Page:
Barozzi Veiga, amongst our “best architecture firms in Spain“, was founded in Barcelona by Fabrizio Barozzi and Alberto Veiga in 2004. The practice has since worked internationally in public and private projects and its work has received several prestigious distinctions. Its body of work includes cultural, educational and residential buildings as well as civic projects.
In 2011 they won the international competition for the definition of a masterplan for the new Art District in Lausanne, Switzerland – called Platform 10 – and subsequently designed and built the Musée cantonal des Beaux-Arts Lausanne. After 8 years the museum opened its first exhibition on the 5th of October, 2019.
The union of the Musée cantonal des Beaux-arts (MCBA), the Musée de l’Elysée, developed by Portuguese architects Manuel and Francisco Aires Mateus and the mudac, complemented by the presence of the Toms Pauli and Félix Vallotton Foundations, form Platform 10.
Platform 10 will consist of more than the museums. Its welcoming, open environment will benefit from a large complementary programme that enriches this cultural platform in the heart of the city. This will help attract a broad range of visitors, particularly those who rarely or never set foot in museums. Partly involving the fourteen arcades in the northern retaining wall, but extending throughout the site, the shared programme will serve as a showcase for museal activities while also providing a place to meet, eat and relax. The site’s facilities and atmosphere will highlight the cultural character of the district. This common space will also include services shared by the museums, including the bookshop/boutique, the library/documentation centre, various dining spaces as well as auditoriums. The shared programme will also offer activities aimed at stimulating contact with art by using the district’s large public spaces, as well as art residencies that contribute to Plateforme10’s creative dynamic.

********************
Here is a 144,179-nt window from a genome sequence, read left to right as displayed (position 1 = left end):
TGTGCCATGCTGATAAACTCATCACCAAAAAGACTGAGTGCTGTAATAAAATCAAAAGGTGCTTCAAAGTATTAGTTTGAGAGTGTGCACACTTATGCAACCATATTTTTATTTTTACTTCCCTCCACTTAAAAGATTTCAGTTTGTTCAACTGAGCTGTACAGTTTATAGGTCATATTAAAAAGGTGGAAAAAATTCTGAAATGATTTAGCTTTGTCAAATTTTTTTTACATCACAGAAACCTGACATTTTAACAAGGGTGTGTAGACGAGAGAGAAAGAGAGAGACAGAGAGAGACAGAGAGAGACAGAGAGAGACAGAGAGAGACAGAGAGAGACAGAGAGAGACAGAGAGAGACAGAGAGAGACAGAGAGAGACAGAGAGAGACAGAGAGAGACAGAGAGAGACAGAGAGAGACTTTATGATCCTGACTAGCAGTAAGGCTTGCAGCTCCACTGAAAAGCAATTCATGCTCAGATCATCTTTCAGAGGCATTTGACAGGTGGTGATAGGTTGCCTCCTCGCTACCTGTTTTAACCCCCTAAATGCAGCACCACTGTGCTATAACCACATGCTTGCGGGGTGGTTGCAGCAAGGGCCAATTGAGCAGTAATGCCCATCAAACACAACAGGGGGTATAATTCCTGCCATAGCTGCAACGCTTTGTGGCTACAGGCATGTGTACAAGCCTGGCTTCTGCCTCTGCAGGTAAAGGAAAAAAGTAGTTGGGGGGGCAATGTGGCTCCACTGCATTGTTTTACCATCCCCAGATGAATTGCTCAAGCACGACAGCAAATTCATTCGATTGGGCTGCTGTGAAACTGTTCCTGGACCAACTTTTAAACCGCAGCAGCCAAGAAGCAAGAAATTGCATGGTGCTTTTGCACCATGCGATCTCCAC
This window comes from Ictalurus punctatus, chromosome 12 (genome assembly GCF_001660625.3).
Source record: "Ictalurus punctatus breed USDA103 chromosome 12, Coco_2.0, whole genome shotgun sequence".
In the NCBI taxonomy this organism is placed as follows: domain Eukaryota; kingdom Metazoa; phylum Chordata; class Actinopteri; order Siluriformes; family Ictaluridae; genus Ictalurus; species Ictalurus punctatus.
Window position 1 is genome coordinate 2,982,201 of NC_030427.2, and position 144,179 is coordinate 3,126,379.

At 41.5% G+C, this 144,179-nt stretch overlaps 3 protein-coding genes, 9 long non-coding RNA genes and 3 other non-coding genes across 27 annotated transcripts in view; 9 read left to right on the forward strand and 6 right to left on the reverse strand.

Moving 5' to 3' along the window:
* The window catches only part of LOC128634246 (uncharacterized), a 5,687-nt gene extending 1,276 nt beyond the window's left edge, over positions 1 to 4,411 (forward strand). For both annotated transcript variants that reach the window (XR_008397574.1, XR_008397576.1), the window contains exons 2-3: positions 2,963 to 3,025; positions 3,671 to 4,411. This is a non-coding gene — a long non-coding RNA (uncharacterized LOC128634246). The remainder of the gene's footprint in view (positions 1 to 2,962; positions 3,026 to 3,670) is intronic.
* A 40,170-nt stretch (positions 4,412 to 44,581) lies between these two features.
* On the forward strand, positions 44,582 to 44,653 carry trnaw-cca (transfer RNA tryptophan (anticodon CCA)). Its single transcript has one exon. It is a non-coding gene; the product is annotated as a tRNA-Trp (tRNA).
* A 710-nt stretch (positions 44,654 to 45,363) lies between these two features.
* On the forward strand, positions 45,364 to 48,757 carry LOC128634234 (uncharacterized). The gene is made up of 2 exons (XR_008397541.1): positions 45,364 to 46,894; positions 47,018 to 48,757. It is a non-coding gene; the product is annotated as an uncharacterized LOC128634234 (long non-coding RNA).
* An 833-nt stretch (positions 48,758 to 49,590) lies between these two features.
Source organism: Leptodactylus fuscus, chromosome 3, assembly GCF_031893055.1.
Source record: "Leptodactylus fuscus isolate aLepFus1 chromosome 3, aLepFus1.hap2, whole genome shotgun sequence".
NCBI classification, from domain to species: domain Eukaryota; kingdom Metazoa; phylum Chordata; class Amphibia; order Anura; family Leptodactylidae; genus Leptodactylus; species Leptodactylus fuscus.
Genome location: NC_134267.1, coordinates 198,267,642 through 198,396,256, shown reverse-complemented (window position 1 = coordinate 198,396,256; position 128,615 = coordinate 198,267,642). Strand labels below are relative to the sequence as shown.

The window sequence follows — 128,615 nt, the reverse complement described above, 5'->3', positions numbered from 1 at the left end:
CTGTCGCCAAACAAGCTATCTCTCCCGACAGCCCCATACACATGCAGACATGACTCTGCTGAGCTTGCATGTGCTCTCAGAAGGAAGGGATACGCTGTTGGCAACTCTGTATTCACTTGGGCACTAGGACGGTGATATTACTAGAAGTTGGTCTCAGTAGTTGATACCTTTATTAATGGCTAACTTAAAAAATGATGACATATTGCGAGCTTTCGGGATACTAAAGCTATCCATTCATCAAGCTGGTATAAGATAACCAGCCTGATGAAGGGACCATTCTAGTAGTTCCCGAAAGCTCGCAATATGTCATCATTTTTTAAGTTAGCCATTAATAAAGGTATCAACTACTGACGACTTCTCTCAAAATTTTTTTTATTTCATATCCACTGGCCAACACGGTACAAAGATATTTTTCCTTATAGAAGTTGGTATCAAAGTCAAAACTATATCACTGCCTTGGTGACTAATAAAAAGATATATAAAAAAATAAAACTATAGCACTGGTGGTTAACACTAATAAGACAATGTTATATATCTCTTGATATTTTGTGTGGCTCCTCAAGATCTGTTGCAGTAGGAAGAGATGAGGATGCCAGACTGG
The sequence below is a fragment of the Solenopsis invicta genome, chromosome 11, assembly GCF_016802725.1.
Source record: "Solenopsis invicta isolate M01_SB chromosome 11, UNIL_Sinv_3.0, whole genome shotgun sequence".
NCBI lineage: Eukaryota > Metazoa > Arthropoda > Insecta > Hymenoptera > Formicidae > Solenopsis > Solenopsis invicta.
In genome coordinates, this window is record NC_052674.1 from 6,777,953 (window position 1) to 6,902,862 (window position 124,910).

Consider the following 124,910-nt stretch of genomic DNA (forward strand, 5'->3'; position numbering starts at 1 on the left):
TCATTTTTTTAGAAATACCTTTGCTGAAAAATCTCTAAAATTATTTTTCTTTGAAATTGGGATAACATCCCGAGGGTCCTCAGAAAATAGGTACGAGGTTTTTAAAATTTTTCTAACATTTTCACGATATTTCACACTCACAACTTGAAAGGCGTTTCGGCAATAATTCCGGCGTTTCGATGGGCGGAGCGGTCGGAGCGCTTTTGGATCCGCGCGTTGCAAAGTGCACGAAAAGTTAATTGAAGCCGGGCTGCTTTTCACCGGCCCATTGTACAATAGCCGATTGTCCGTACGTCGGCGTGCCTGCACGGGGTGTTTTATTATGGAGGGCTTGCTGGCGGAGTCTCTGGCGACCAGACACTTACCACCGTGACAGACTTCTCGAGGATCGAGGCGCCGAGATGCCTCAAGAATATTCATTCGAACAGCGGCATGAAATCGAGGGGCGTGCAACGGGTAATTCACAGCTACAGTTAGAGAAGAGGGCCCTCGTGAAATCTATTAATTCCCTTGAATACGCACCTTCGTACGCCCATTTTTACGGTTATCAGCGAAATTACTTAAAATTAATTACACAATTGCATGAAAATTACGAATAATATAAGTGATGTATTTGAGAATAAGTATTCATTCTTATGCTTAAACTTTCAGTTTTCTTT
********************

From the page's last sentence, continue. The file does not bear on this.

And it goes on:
As an urban strategy, the masterplan implements a new structuring void, a public square around which the new museums gravitate. The void stretches along the site and, being connected to the existing train station’s square, it constitutes a new continuous main public space. The new architectures become the frame of the urban life of the city and the containers of the new public art centre of Lausanne.
The Musée cantonal des Beaux-Arts Lausanne takes place on the southern edge as a longitudinal monolithic volume, parallel to the rails, defining the urban space while protecting it from the trains’ nuisances. Embracing this condition, the project carries and expresses the memory of the site, echoing the former industrial condition with pragmatic forms, rigorous geometry and hard, sharp lines.
The overall Platform 10 building façade is relatively hermetic. In order to protect the collections, the museum has a closed, introverted façade to the railway side, to the south. A more open, permeable and animated façade characterizes the north elevation, towards the public space. The brick façades evoke the industrial history of the site and offer a texture, a vibrant pattern to the monolith.
On the square, the vertical blinds’ rhythm breaks the massiveness of the monolith and reveal the openings. At night, these blinds serve as a canvas to diffuse the interior light coming from the museum.
Moreover, the memory of the place is achieved through the preservation of specific fragments. The design preserves part of the original hall and transforms it as a central piece of the project. The old arched window becomes the main protagonist of the building façade from the railway and, once within the foyer, it reveals its full role as a substantial structuring component of the new building’s sequence of spaces.
Platform 10 is organized on three floors connected by the continuous void of the foyer that structures the circulation and the program.
The ground floor developed as the extension of the public square and shelters the main public programs such as the café, the bookshop, the auditorium etc. The façade on that level is very porous in order to allow for these internal functions to be in continuity with the exterior public space of the square.
On the higher levels, on both sides of the foyer, take place the exhibition spaces. The permanent gallery to the east is separated from the temporary gallery to the west. They can be visited with a single continuous tour or in parallel tours, thanks to independent vertical circulations which allow future comprehensive exhibitions as well as smaller capsule collections.
The upper floor is naturally lit up through north-oriented modular sheds, designed to filter and adjust the solar light. These sheds have an internal system of blinds to allow a meticulous control of the amount of light entering the rooms as well as the possibility of a dimmed atmosphere to offer optimal conditions for the art pieces.